15 Responses

  1. avatar
    Antonio Ávila at |

    Thank you, for the detailed information.

    Reply
  2. avatar
    DanDan the Camping Man at |

    Really great article. So helpful and informative. Thanks!

    Reply
  3. avatar
    Chris W at |

    You mention weighing the canister to determine fullness… I just switched to Iso Butane I used to use coleman fuel back in college and just bought new gear to start back up.

    Not sure if stuff changed since you read the article.. BUT…

    http://www.advdesigns.com/msris8ozclbu.html?gclid=Cj0KEQiA592lBRCXy8yl4bjK17wBEiQAg1Az_dR6HnxR9FXIIl6BU2bwTE1P5kBeSslWLjqzf3PJJngaAngU8P8HAQ

    to the left of the MSR Iso Pro label you can see a pic of the canister in water… and an E and F with lines between them… float a full canister… it lines up with F… as you use gas the weight of the canister changes but it’s volume does not so it’s buoyancy changes… which is reflected in how deep it sits in the water giving you a gauge.

    This is handy because you can measure it out in the woods… or in your kitchen sink.

    I was fairly impressed by that… not sure how recent the labeling changed but it’s awesome…

    Reply
  4. avatar
    David Lagan at |

    chris
    Thanks for sharing yhat info. My wife (58) and myself (64) heading out on a 30 mi backpack/flyfishing hike
    we figure will take us 7-8
    days.
    We really had no realistic idea what to expect from
    an 8 oz cannister.
    Thanks to you we now are much more confident
    as you have given us a
    much better feel for what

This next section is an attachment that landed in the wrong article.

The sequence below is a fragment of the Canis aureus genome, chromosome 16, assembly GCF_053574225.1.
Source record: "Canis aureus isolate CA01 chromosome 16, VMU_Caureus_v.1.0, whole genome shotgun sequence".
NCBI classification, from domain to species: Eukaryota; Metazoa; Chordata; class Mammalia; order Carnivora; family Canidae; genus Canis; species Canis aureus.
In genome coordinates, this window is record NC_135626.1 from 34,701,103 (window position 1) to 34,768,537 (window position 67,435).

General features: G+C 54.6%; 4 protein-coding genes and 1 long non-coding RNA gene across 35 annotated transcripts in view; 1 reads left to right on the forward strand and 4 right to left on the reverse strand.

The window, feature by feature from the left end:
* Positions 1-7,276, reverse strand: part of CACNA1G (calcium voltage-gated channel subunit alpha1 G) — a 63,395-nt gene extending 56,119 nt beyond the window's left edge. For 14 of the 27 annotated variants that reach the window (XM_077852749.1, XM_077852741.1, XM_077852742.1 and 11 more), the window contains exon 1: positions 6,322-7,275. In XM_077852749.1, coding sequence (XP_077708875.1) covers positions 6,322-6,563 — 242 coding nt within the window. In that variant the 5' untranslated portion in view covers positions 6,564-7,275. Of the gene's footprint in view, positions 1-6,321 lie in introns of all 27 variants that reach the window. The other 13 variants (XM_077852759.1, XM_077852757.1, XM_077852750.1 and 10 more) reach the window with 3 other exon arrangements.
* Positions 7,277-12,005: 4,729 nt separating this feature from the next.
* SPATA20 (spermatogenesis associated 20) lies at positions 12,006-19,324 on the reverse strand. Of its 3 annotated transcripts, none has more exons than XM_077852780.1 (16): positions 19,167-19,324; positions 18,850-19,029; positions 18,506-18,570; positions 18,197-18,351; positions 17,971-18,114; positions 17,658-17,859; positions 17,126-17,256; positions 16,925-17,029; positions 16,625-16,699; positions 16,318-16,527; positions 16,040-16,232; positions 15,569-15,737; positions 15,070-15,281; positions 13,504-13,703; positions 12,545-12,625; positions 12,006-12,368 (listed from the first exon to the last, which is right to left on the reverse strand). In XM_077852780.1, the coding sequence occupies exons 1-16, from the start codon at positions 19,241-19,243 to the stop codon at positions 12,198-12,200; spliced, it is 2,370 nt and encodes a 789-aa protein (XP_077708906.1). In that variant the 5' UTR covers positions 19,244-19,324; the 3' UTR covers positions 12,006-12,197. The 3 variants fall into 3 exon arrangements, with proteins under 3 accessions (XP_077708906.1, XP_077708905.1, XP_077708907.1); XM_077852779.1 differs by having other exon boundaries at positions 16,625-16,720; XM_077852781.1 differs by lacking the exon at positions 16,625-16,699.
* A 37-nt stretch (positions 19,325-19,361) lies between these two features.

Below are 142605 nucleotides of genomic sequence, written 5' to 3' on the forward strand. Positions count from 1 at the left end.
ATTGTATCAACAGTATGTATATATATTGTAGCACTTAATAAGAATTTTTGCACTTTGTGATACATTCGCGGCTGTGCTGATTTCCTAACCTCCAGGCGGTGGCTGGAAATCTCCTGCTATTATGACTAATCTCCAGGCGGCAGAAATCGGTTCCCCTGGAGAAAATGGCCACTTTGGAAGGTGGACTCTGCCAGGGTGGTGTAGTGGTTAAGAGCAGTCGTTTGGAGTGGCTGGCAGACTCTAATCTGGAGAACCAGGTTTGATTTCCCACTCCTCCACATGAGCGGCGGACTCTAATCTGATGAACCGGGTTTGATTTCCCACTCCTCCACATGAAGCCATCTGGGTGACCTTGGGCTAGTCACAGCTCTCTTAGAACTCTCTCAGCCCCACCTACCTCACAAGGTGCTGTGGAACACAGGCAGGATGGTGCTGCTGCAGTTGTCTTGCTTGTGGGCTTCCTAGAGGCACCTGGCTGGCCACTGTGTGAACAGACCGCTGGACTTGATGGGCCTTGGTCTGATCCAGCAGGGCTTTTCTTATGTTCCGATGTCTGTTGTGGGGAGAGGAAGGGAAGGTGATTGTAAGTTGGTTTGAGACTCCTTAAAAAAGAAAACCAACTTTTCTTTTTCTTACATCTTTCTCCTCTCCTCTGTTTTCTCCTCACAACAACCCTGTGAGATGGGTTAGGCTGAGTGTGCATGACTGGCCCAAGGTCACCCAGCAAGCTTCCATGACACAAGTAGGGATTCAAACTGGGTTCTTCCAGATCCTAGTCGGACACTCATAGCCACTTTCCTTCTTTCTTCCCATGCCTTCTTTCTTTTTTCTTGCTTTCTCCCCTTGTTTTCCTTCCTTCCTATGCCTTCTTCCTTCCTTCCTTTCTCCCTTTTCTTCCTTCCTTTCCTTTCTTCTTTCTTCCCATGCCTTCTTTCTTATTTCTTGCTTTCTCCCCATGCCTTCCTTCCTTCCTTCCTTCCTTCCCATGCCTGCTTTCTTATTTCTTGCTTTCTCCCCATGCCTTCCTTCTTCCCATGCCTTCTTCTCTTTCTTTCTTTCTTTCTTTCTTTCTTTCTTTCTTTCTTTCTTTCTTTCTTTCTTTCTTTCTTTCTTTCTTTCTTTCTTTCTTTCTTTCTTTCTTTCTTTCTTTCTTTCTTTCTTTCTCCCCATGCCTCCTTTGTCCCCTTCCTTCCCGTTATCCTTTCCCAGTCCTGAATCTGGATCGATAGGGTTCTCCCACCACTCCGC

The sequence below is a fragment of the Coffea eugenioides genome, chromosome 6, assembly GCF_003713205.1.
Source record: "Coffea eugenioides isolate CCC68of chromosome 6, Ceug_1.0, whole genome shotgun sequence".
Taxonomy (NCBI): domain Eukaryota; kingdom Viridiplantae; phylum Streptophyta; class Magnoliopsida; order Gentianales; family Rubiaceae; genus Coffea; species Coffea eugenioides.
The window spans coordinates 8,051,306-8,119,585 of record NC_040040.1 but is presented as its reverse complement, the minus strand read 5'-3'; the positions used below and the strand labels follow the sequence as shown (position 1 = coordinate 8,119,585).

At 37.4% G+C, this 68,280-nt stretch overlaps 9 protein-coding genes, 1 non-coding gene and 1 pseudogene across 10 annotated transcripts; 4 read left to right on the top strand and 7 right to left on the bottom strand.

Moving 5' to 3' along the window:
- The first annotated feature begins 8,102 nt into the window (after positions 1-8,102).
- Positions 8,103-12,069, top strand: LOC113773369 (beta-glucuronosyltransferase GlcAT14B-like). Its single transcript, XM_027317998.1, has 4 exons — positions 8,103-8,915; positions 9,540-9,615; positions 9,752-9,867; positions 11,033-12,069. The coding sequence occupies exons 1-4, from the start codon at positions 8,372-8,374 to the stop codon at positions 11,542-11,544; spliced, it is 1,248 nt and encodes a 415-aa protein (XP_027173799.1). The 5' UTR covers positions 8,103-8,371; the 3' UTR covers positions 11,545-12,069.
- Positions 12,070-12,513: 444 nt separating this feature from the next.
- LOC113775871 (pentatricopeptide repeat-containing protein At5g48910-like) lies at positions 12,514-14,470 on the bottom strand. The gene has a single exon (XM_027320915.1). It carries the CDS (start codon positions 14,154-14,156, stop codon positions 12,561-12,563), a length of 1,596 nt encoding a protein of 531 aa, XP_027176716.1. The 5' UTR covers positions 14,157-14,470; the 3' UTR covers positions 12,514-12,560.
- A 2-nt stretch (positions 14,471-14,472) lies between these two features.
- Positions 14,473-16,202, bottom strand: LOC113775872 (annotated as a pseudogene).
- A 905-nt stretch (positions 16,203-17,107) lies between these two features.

cook times to expect.
    Good job. Dgl

    Reply
  5. avatar
    Matt at |

    I’ve used one of the 8-ounce canisters the last couple weeks for boiling 16 ounces of water to make coffee and tea. So far, I’ve boiled 3.4 gallons in total and believe there’s enough left in the tank to get to 4. These things are great.

    Reply
  6. avatar
    Kevin at |

    Warning re: SVEA stove. The gasket on the fill cap failed (age), which resulted in a leak, which resulted in a huge fireball that burned until the tank ran out of fuel. This once left me stranded on a long remote trip with no way to cook my food.
    Lesson 1: Operate stove away from tents, backpacks etc.
    Lesson 2: Carry a spare replacement gasket.

    Reply
  7. avatar
    steve at |

    Really great article and comments all round.
    We were thinking about this issue a while back and decided to create a “Gas Canister Calculator” to allow people to fairly accurately estimate how many gas canisters they will need (and whether small, medium or large) based on number of people, number of days, hot water requirement and type of stove (canister top, integrated and remote canister).
    We calibrated for our three different class of gas canister stove with data from real outdoor usage over several years (rather than using unrealistic laboratory data).
    Our calculator enables you to change various variables e.g. type of stove, size of canister, to work out the optimum stove and canister combination for your trip.
    Check it out here: http://mercatorgear.com/index.php/frequently-asked-questions/canister-calculator
    Any feedback, or suggestions or questions would be welcome. Meanwhile, we hope this is useful, and keep up the great work!

    Reply
  8. avatar
    courtney at |

    I’m confused by this statement: “Now, if you’re a Ramen ultralighter who only boils water to make those noodles soft enough to slurp, you won’t get even close to that much time out of a fuel canister.”

    Are you saying it takes more fuel/time to boil water for ramen thats barely cooked than it does to sautee fish etc?

    Reply

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